from each of those states who have demonstrated interest and expertise
in regional health issues and who have ties to community-based health
organizations. Those commission members are nominated by the state governor
and appointed by the president. Mexican membership in the commission includes
the secretaries of health of each of the six Mexican border states as
well as one commissioner from each of those states appointed by the Mexican
government. Commission decisions are made by majority vote.

The BHC has headquarters in El Paso, Texas, and Mexico City. The U.S.
section has opened outreach offices in San Diego, California, Las Cruces,
New Mexico, and Tucson, Arizona. The Mexican Section has offices in each
of its six border states.

The commission’s creators were convinced that the BHC would require
significant support from federal and state representatives in both countries
and knew that one of their first challenges would be to make the commission’s
effort’s truly binational. Russell Bennett, executive director of
the BHC’s U.S. Section, points to the July 2000 binational agreement
that establishes the commission: “It really is a well-written agreement
that allows us to do a lot of things together to improve health on both
sides of the border,” he says. “And it’s clear that both
countries are very committed to it.”

That binational commitment, some observers say, will be critical if
the commission is to successfully meet the dramatic challenges in improving
health along the border. The border zone, typically defined as a strip
100 kilometers wide on either side of the U.S.-Mexico dividing line, is
home to nearly 12 million people, most living in the 14 pairs of sister
cities that straddle the international boundary. The health problems that
those residents face are numerous and extreme. Tuberculosis (TB), an infectious
and chronic disease associated with poverty and limited access to health
care, is particularly worrisome. The rate of TB along the border is more
than three times the U.S. national average. And there are fears that due
to the inconsistent, sporadic treatment that many migrants with TB receive,
a drug-resistant strain of the contagious disease could develop.

Other chronic illnesses are rampant along the border as well. Cancer
rates are higher there than the national averages. Incidents of diabetes
in the region are three times higher than the rest of the United States.
Hepatitis A, B, and C, measles, and mumps also occur more frequently along
the border than in many other regions in both countries. HIV/AIDS is on
the rise in Mexico and of growing concern for border communities on both
sides of the line.

Rampant poverty in the region is one major culprit in the multitude
of serious health problems that border residents endure. Counties along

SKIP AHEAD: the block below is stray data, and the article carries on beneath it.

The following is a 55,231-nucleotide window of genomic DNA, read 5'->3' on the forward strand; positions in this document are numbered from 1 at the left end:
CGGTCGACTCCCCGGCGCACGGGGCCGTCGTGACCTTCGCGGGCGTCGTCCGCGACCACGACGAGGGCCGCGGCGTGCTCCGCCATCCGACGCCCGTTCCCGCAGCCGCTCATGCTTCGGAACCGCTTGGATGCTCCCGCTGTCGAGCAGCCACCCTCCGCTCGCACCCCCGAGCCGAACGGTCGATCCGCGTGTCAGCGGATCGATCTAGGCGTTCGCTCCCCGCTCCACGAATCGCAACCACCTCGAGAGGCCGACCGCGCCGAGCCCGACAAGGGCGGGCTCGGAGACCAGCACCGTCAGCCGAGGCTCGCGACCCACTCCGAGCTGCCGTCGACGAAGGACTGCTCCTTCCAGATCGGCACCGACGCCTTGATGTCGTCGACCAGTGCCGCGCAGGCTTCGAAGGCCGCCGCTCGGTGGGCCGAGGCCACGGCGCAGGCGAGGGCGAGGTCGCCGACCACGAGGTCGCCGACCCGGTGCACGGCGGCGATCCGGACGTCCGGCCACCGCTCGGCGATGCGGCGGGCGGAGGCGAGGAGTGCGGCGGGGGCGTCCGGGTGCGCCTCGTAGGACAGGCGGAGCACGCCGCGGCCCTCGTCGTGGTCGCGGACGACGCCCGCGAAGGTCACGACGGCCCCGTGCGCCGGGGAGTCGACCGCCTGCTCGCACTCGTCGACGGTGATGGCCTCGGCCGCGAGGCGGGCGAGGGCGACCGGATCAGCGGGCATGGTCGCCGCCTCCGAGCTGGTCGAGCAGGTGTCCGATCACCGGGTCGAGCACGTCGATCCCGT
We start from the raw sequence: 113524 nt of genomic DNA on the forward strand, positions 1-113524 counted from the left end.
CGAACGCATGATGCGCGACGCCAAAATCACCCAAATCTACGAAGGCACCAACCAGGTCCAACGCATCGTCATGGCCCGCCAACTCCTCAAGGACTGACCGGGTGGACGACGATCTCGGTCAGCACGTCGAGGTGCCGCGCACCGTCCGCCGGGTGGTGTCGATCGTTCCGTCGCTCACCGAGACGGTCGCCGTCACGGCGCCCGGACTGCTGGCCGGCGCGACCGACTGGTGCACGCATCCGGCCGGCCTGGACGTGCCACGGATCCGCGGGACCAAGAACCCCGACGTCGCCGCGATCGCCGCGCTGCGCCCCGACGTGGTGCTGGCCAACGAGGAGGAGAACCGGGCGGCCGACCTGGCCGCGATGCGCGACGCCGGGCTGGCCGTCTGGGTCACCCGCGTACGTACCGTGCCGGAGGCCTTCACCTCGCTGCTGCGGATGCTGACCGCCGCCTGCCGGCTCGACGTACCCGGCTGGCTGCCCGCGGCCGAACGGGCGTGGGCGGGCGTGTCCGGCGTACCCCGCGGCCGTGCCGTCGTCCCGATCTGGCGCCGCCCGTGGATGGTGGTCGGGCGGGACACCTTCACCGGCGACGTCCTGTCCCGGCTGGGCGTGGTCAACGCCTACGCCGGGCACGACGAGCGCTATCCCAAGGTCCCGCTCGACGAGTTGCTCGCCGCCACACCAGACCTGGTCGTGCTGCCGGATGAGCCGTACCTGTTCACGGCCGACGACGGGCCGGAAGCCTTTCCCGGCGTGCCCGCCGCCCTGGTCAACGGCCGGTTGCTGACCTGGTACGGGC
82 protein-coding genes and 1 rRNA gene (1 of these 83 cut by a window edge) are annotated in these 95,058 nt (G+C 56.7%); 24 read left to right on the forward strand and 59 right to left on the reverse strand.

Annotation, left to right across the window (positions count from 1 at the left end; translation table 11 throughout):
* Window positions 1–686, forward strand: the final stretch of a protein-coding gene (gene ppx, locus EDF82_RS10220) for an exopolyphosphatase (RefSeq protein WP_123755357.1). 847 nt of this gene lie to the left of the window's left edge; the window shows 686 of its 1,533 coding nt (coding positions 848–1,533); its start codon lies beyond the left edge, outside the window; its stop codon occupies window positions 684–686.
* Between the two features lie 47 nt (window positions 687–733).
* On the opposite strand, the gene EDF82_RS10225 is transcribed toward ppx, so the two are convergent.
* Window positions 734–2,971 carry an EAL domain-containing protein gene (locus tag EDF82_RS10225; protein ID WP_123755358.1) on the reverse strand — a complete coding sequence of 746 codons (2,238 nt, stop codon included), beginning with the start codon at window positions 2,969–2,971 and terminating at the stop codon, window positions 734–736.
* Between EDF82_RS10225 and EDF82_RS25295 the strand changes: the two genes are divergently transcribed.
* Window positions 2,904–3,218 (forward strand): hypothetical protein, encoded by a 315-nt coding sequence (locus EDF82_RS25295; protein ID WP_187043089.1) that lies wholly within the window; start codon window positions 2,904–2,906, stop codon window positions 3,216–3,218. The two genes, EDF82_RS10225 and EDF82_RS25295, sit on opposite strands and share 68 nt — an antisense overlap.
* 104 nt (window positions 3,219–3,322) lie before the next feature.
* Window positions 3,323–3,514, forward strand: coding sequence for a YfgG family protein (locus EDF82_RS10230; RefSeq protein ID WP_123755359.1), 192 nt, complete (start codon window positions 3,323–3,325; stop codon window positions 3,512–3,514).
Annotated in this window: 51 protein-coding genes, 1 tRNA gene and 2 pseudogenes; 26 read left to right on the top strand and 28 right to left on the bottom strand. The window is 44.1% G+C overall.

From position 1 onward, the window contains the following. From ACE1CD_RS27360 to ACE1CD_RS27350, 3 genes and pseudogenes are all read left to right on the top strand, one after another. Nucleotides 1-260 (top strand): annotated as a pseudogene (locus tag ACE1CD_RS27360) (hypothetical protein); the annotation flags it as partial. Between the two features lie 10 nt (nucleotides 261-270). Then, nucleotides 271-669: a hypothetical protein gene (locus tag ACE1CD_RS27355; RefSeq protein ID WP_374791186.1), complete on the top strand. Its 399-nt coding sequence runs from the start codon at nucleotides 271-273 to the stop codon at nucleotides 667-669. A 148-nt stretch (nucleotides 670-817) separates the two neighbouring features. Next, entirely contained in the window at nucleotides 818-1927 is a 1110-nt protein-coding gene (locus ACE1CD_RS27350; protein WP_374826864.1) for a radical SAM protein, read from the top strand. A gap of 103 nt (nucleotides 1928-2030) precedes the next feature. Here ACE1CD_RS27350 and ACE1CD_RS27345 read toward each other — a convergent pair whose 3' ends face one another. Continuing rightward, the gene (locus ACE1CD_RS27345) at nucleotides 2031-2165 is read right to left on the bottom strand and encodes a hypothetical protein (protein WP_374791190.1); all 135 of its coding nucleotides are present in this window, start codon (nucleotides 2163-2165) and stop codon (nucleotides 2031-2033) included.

the U.S.-Mexico border are among the poorest the United States. At least
one-third of U.S. border families live at or below the poverty line—the
national average is about 11%. An estimated 400,000 border residents on
the U.S. side live in colonias with limited access to public drinking
water or public sewage systems. Unemployment in the U.S. border area is
roughly three times higher than in other parts of the United States.

Complicating the situation, say health care advocates in the region,
are years of neglect by both the U.S. and Mexican governments. “The
root causes of many of the health problems are poverty and years of a
hands-off attitude toward the border from governments on both sides—thinking
that the border was the furthest thing from their capitals,” says
Bennett, who adds that as a result of the BHC’s creation and other
developments, things are changing. “Now [the border] is being looked
at as a gateway into the neighboring country.”

A Binational Approach

The fact that the border is a gateway rather than a barrier adds complexity
to health issues there—diseases don’t recognize borders. “We
had last year along the U.S.-Mexico border in excess of 400 million northbound
and legal crossings. And a like number go back down south. We have to
remember, it’s a two-way street. That’s very important,”
explains Dr. Laurance Nickey, a BHC commission member from Texas. “It’s
an enormous interplay of people. And in a situation like that, you don’t
keep measles on one side and chicken pox on the other.”

Nickey points out that without direct binational action the problems
are not going to get better. The current border population of nearly 12
million is expected to double in the next 22-25 years. “These health
issues are absolutely exploding. We cannot wait and deal with problems
in two-to-four year increments. We’ve got to be thinking 20-25 years
out. Both countries certainly understand that,” he says. “It’s
a very complex issue that needs people of good faith, people who have